This may be Blair Witch: The Next Generation, but it’s also The Entity sung to the tune of Open Water. Like Blair Witch (and Cloverfield), it’s presented as found footage, with logos blurred on products seen around the house and long takes to represent material shot by the protagonists or from a pre-set camera as they try to cope with an initially low-key haunting.
It begins in media res, since obviously the first stirrings of something disturbing have prompted ‘day-trader’ Micah (Micah Sloat) – pronounced Mee-kah – to buy an expensive camera (with attached light) in an attempt to work out what exactly is happening in the house he shares with student Katie (Katie Featherston). At first, it’s a matter of noises at night, doors creaking slightly, keys found on the floor when they were left on a table and other, easily-rationalised incidents – but Katie, whose house burned down when she was a child, admits that these things have always happened to her, which puts a crack in her relationship since she hasn’t mentioned it before. The couple squabble about what to do – with Micah relying on the camera and eventually going against Katie’s wishes by getting a ouija board in the hope of communicating with the presence, and Katie keen on calling in a psychic Micah regards as a fraud in a vain attempt at getting it all to stop. The psychic (Mark Fredrichs) is fairly useless, diagnosing the presence of a demon as opposed to a ghost (his specialty) and recommending a demonologist who is out of the country when Katie finally prevails on Micah to call him in; when the original psychic is called back, he’s amazingly unhelpful, insisting that he can’t be in the house a moment longer, and running off from the bad scene, leaving the troubled couple to fend for themselves.
Among the things caught by the camera is a sleepwalking episode Katie has no memory of the next morning, and after that the demon gets more aggressive – though the haunting is still a matter of thumps and lights turned on and off and sheets pulled off the bed rather than the explicit assaults and clawings usually seen in these films. A half-burned photograph of Katie as a child is found in the loft of the house, and it ends (in this revised version of a film that’s been in the works for some time) with a sudden shock, a sinister smile (an infallible symptom of possession) and a blunt caption. Like Blair Witch, it’s not going to work for everyone: the manifestations are tame beside the Amityville/Evil Dead/Poltergeist-style supernatural lightshow rowdiness usually found in haunting movies, or even the closer-in-tone spookery of The Sixth Sense or the Grudge/Ring pictures. However, an audience willing to go with it will be creeped out: the haunting is presented in such a matter-of-fact manner that a door moving, footprints appearing in talcum powder or a sheet being tugged can elicit intakes of breath and even the odd scream. Long, static shots of the couple’s bedroom, with a timecode, encourage the eye to look at corners of the frame – and there’s inventive use of fast-forward, which is especially creepy when the possessed Katie gets up in the middle of the night and stands still for an unnatural length of time.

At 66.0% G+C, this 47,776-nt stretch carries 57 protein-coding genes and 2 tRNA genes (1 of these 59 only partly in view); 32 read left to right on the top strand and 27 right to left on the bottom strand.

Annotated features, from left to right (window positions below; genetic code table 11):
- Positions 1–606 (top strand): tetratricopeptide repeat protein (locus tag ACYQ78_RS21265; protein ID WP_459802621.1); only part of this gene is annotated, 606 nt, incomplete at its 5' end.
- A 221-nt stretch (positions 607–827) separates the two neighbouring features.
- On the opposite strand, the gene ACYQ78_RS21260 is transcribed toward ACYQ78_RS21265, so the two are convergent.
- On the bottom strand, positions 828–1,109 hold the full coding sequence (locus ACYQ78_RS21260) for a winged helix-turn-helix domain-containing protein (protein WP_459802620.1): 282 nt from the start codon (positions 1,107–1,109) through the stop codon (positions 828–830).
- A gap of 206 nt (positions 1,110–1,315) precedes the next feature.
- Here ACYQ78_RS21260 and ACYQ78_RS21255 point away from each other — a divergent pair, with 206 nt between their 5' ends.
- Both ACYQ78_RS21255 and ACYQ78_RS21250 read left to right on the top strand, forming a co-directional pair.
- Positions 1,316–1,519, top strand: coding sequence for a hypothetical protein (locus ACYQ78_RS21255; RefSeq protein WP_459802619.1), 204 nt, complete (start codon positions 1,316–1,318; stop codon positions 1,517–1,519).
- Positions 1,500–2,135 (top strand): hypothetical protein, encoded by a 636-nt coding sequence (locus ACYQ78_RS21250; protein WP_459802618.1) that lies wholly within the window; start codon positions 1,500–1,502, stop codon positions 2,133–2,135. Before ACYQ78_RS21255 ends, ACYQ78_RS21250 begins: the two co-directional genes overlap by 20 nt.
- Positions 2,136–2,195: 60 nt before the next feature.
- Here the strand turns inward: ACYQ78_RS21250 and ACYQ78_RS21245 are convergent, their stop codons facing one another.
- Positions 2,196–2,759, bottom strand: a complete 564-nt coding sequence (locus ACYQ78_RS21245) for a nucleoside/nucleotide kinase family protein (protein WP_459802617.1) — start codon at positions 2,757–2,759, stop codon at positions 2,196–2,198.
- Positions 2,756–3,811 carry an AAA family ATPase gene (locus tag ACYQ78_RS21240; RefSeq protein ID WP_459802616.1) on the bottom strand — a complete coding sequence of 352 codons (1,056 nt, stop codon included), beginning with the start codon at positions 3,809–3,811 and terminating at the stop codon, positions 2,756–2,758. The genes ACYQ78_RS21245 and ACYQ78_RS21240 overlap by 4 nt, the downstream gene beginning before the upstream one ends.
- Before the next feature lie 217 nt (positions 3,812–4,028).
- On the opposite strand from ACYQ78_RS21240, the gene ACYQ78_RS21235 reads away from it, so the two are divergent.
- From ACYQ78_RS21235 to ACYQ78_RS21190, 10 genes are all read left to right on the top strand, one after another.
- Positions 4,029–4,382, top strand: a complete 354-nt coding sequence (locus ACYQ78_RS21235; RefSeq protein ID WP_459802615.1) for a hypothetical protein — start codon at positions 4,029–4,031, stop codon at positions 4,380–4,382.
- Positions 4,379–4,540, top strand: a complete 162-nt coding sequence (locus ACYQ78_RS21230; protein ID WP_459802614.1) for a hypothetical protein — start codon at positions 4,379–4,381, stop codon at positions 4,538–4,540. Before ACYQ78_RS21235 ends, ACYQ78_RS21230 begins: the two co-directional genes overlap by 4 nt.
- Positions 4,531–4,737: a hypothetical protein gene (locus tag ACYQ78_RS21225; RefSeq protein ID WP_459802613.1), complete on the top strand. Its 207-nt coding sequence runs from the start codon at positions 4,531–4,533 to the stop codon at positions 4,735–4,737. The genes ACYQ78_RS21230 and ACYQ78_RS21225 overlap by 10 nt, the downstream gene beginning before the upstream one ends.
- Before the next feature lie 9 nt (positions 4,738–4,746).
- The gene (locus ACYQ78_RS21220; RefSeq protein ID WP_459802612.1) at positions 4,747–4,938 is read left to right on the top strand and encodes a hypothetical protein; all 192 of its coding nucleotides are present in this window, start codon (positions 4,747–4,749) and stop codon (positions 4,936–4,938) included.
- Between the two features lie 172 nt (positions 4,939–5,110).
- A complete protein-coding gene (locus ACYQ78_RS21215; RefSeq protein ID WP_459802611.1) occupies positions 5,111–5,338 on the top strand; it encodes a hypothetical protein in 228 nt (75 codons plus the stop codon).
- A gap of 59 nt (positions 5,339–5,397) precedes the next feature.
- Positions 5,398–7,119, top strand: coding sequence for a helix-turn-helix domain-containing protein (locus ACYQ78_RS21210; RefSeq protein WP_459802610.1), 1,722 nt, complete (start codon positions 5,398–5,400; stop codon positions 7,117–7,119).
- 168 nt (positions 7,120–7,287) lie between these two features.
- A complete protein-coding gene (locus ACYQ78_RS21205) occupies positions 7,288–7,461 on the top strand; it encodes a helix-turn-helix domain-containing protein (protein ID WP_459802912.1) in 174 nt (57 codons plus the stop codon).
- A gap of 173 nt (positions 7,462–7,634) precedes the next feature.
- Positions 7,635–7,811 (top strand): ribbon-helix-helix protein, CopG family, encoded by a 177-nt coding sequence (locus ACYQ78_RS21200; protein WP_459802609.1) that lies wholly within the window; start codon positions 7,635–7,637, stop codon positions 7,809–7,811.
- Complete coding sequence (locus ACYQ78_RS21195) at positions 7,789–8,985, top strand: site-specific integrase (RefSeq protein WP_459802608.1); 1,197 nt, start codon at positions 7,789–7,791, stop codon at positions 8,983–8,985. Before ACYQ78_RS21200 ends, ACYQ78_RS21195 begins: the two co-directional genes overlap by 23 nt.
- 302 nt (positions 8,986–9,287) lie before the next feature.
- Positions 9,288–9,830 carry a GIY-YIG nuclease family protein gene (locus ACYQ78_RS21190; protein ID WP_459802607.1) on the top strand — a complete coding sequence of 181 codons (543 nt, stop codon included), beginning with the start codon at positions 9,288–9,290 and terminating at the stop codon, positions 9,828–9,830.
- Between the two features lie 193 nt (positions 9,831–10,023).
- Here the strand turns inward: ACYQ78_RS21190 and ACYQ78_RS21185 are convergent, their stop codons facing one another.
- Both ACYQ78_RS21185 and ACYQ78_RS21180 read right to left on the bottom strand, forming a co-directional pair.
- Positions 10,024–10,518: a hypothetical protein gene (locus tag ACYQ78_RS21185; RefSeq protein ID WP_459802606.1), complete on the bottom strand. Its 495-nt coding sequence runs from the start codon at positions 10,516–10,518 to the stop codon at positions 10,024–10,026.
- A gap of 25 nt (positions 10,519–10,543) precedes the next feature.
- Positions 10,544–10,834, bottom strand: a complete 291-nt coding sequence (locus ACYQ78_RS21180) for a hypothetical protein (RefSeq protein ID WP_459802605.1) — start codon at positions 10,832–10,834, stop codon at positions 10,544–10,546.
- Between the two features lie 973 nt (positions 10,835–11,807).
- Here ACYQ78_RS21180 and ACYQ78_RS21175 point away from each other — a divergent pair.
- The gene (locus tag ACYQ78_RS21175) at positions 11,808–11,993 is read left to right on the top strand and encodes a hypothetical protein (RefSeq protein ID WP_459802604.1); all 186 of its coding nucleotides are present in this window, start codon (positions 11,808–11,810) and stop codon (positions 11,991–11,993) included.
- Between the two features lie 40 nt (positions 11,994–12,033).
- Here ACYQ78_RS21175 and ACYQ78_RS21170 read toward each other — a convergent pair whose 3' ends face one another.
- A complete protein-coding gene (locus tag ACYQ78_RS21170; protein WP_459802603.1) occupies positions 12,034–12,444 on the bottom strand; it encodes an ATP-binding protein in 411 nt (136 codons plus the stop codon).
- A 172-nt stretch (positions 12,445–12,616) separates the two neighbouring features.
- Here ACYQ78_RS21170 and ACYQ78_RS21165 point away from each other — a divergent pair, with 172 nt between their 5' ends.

The unfamiliar actors are thoroughly convincing, and manage to convey a complicated relationship which – like the horrors – is quite often taking place offscreen. Early on, there are jokes as Micah hints that he’d like to use the bedroom camera for more than ghost-hunting – and his job, like Willem Dafoe in Antichrist, is to represent controlling male rationalism at its least tactful: but the point is not that he doesn’t believe the evidence, but that he’s more interested than scared. Katie has a long history with this presence which is never fully drawn-out (we meet her sister – one of the few other onscreen characters – but she doesn’t tell any more about their childhood experiences, and their parents aren’t around to be in the plot) but is, from the start, familiar enough with it to be properly frightened. Directed and written by Oren Peli; though – like Snuff or the purest Dogme films – this has no onscreen credits, all the better to sell the authenticity.